CityMusic Cleveland revels in Mozart treasures
By Donald Rosenberg, The Plain Dealer
Mozart composed so many works that are planted in the pantheon of transcendent music that it's silly to contemplate entering a Which-Pieces-Are-Greatest Sweepstakes.
CityMusic Cleveland, in other words, had no trouble choosing three sublime Mozart scores for its final program of 2009. All of these irresistible creations show the composer in total command of his sonic resources.
So, what's new?
The program actually revels in freshness, from the local conducting debut of Joel Smirnoff and glorious teaming of violinist Nathan Olson and violist Jessica Oudin to the gleaming artistry of soprano Chabrelle Williams.
Before we go too far, let's not forget CityMusic, an ensemble that is tightly knit, elegant and alive to detail. The orchestra plays Mozart with robust allure and ravishing intimacy, as if the musicians were inhabiting each phrase.
It always helps to have motivation from up front. At Wednesday's opening concert at Fairmount Presbyterian Church in Cleveland Heights, Smirnoff – president of the Cleveland Institute of Music and former first violinist of the Juilliard String Quartet – shaped performances marked by textural clarity and expressive contrast.
He gave the orchestra ample space to probe the rich demands in the Sinfonia Concertante for Violin and Viola, K. 364. The soloists, Olson and Oudin, wove lines in seamless accord and answered one another with playful or ardent grace.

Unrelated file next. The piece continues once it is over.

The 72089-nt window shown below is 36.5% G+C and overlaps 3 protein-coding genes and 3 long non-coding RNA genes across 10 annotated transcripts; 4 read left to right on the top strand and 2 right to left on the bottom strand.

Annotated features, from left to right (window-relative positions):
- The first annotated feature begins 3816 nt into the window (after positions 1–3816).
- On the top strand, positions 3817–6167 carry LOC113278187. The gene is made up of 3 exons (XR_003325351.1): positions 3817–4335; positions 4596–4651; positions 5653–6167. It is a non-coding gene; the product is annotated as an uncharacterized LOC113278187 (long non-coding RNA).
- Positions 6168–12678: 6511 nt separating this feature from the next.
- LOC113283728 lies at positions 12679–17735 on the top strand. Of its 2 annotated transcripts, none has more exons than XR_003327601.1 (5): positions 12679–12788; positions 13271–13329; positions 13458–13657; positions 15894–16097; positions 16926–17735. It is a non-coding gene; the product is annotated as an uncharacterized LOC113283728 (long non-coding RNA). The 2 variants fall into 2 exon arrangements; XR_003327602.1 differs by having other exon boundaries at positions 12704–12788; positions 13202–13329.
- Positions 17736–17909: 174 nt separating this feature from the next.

Olson's tonal silver was an ideal foil for Oudin's bronze-tinged mellowness. They helped stop time in the slow movement and treated the cadenzas as natural extensions of the thematic narratives. Does Mozart get any better than this?
Good question. What's for sure is that he's disarming and tender in the Divertimento in D major, K. 136, which the CityMusic strings played with suave and subtle beauty. By placing violins to his left and right, Smirnoff made sure that the delicious counterpoint could be heard in all its vibrant splendor.
The bliss continued in "Exsultate, jubilate," K. 165, a motet for soprano and orchestra that introduced Williams as poised and sensitive soloist. She sang the piece turning every page of her score but hardly taking a glance at the music.
The soprano savored the buoyant phrases, sending her voice soaring on high. She might make more of the words in the recitative and bring greater rhythmic definition to the acrobatic lines. But Williams exuded Mozartian delight in tandem with Smirnoff and CityMusic company.
Why the program was titled "Mainly Mozart" only became apparent at the end, when Smirnoff led musicians and audience in a piece by an obscure Austrian composer, Franz Xaver Gruber. It's called "Silent Night."